For the first few years this was more like a personal hobby, but in the later few years I realised I needed help, especially with the Minangkabau language of course. So various individual Minangs helped out as research assistants, and I established a good contact with the Universitas Negeri Padang, where several staff and students helped, particularly in the last couple of years when it became clear that this was to be a book rather than a set of teaching materials. In Australia, Iskandar P. Nugraha helped in many ways, far beyond the very good translation he did. It is a bilingual book, with English on the left-hand page, and Indonesian on the right. And it has about 300 pictures.

Iskandar, tell us about your role as translator?

I’ve been living in Australia for over 20 years now. During that time I’ve worked with UNSW, USYD, NSW Department of Education, ABC and SBS and other Australian academics in various roles from lecturer and editor to voice over artist and actor. Working in these various environments has given me a diverse experience.

David and I have a history of working together; while at UNSW I assisted David with the development of the communicative language material with an emphasis on bahasa gaul (street language) and other informal language. I was also involved in the editing and translation of David’s 2013 book Golkar of Indonesia: An Alternative to the Party System. The Indonesian edition was also published by Komunitas Bambu with title Golkar sejarah yang hilang: akar pemikiran & dinamika. With the Angkot book, initially I was assisting David with the planning, research and collation of material both in Australia and Indonesia. I had already become quite immersed in the project so when the publisher suggested the book be bilingual, and David insisted that I was the best person to translate, it was rather exciting. My understanding of bahasa gaul was essential for this book.

You can read the second part of this interview next week.

Career Champion: cricket enthusiast Bruce Christie

The Australia Indonesia Awards celebrate the contributions of those who provide inspiration and enhance understanding between Australians and Indonesians. AIYA is chronicling the achievements of these Career Champions in a series of interviews with this year’s finalists. Bruce Christie, a proponent of cricket in Eastern Indonesia, is this week’s interviewee.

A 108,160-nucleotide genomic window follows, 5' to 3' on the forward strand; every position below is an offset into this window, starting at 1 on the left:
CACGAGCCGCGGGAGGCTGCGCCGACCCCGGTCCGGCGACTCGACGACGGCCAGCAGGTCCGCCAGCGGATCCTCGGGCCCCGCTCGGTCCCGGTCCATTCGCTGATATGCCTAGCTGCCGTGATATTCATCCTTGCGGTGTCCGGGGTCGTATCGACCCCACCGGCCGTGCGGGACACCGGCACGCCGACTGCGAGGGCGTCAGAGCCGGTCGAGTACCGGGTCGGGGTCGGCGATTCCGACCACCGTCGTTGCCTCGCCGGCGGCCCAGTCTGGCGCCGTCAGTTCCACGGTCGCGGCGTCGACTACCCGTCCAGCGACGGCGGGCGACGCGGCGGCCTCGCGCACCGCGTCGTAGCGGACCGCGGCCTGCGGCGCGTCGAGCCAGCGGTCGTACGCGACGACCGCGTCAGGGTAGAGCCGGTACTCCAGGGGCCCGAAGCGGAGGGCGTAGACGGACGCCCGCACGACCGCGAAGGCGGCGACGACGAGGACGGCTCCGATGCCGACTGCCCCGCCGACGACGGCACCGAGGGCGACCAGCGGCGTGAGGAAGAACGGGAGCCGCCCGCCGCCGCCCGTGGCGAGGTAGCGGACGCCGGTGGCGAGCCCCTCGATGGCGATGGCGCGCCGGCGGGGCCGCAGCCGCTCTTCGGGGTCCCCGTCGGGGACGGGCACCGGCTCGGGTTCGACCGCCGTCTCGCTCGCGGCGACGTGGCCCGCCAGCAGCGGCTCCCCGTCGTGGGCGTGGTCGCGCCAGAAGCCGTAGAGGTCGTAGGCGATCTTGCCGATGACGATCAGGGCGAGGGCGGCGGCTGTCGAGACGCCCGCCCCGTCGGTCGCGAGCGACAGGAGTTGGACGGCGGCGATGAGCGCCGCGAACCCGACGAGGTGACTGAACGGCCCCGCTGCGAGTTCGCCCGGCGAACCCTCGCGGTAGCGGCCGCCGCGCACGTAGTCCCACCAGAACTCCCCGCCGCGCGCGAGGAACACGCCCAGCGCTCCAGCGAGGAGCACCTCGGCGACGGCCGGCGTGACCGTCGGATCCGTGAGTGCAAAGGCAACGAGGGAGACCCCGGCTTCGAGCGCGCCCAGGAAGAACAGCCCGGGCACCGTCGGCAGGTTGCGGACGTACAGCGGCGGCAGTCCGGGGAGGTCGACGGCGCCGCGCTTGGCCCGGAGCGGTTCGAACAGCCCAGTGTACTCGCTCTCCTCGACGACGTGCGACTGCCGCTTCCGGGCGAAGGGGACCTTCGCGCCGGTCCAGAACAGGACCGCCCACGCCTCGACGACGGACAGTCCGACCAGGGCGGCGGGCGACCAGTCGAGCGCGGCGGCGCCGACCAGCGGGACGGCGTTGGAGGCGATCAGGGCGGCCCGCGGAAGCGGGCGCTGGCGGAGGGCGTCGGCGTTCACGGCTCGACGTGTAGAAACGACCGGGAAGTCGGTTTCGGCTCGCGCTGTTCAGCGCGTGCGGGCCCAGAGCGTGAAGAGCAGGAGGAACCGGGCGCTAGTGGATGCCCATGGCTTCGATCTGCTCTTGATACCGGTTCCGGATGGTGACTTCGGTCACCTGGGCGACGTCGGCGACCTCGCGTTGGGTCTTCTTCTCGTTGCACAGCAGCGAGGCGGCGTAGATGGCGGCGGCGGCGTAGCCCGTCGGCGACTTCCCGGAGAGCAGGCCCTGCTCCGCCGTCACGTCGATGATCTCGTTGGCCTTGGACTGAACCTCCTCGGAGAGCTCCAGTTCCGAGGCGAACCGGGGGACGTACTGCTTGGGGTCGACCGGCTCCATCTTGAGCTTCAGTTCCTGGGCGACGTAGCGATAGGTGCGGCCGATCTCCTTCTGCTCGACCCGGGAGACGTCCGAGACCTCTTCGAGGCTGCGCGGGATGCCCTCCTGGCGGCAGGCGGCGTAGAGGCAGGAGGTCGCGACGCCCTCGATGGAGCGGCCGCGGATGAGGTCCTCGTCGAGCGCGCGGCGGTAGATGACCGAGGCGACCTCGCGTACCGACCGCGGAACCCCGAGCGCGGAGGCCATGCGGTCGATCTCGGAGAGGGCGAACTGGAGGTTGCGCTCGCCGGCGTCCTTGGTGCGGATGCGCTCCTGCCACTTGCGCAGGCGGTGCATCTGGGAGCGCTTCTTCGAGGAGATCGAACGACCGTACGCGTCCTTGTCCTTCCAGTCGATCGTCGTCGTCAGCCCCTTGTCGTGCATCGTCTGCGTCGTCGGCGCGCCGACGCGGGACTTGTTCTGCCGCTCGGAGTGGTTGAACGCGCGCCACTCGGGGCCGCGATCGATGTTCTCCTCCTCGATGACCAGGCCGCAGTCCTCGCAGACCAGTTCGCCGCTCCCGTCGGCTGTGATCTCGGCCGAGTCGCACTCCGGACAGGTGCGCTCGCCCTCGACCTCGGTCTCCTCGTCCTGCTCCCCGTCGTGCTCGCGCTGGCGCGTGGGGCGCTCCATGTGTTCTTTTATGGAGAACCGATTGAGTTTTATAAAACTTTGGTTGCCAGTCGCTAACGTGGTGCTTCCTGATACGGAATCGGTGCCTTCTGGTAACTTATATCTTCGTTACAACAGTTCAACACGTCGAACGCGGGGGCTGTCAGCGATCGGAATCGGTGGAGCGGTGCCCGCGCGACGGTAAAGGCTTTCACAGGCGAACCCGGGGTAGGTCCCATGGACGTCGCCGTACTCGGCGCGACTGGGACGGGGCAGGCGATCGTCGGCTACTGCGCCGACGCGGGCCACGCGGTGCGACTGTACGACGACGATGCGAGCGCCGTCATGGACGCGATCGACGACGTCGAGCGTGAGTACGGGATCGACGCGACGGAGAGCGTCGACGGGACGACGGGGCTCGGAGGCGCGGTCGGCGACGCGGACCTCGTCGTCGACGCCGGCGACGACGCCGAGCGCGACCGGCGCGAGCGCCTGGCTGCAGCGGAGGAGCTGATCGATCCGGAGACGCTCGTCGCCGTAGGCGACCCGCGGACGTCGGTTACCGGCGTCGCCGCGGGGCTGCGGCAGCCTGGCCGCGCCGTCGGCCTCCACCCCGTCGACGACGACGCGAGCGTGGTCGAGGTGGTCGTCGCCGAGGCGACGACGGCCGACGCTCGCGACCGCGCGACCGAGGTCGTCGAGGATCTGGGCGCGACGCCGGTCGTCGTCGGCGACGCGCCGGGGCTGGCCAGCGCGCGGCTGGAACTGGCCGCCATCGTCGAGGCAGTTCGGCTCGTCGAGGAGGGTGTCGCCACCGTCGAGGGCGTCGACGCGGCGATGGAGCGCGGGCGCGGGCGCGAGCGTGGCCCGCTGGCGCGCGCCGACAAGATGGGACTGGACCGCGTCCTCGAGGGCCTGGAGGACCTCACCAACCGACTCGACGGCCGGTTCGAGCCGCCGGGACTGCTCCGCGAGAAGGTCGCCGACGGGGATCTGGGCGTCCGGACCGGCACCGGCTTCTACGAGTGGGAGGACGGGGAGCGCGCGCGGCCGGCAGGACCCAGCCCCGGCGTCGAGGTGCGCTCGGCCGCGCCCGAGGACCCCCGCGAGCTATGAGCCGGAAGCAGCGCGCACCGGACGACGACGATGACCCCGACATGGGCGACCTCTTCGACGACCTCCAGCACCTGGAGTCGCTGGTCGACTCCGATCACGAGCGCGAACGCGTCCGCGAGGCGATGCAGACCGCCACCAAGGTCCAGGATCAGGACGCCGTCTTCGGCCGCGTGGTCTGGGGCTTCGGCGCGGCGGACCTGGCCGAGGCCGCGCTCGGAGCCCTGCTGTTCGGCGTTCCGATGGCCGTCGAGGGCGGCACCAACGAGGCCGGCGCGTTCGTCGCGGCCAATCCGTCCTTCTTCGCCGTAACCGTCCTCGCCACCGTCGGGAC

Photo: Bruce Christie

Tell us a little about your early career.

I studied Veterinary Science at the University of Queensland, living at International House in St Lucia. I worked in private veterinary practices in Gympie and Caboolture before beginning work with the NSW government in 1982.

I was appointed to the position of Australian Animal Health Advisor with the Eastern Islands Veterinary Services Project, an AusAID/GOI project from 1989 to 1992, and returned as the Project Leader for the second phase from 1995 to 1998. I was based in Kupang, NTT.

I was appointed the NSW Chief Veterinary Officer in 2002 and now hold the position of Deputy Director General Biosecurity and Food Safety within the NSW Department of Primary Industries.

What brought you to connect with Indonesia?

In 1989 I applied for a position with the Eastern Islands Veterinary Services Project (EIVSP). I was successful and moved to Kupang, East Nusa Tenggara, for three years. I then returned frequently to Indonesia on short-term assignments for the same project before returning again as team leader in 1995. Following my return to Australia in 1998 I continued to work in Indonesia through projects with the Australian Centre for International Agricultural Research (ACIAR).

It was during our second term in Indonesia that I started to teach young Indonesians to play cricket. Working with the Nusa Tenggara Timur Cricket Club, we picked five of the best players to participate in a cricket tour to Bali to challenge the Bali International Cricket Club. To cut a long story short, we lost but were competitive. The group (consisting of Soni Hawoe, Melvin Ndoen, Yeri Rosongna, Bernadus Bena and Zack Awang) went on to become the founding members of Indonesian cricket. Soni, for example, is now General Manager for Persatuan Cricket Indonesia (PCI) and the others are still employed by PCI and the International Cricket Council (ICC).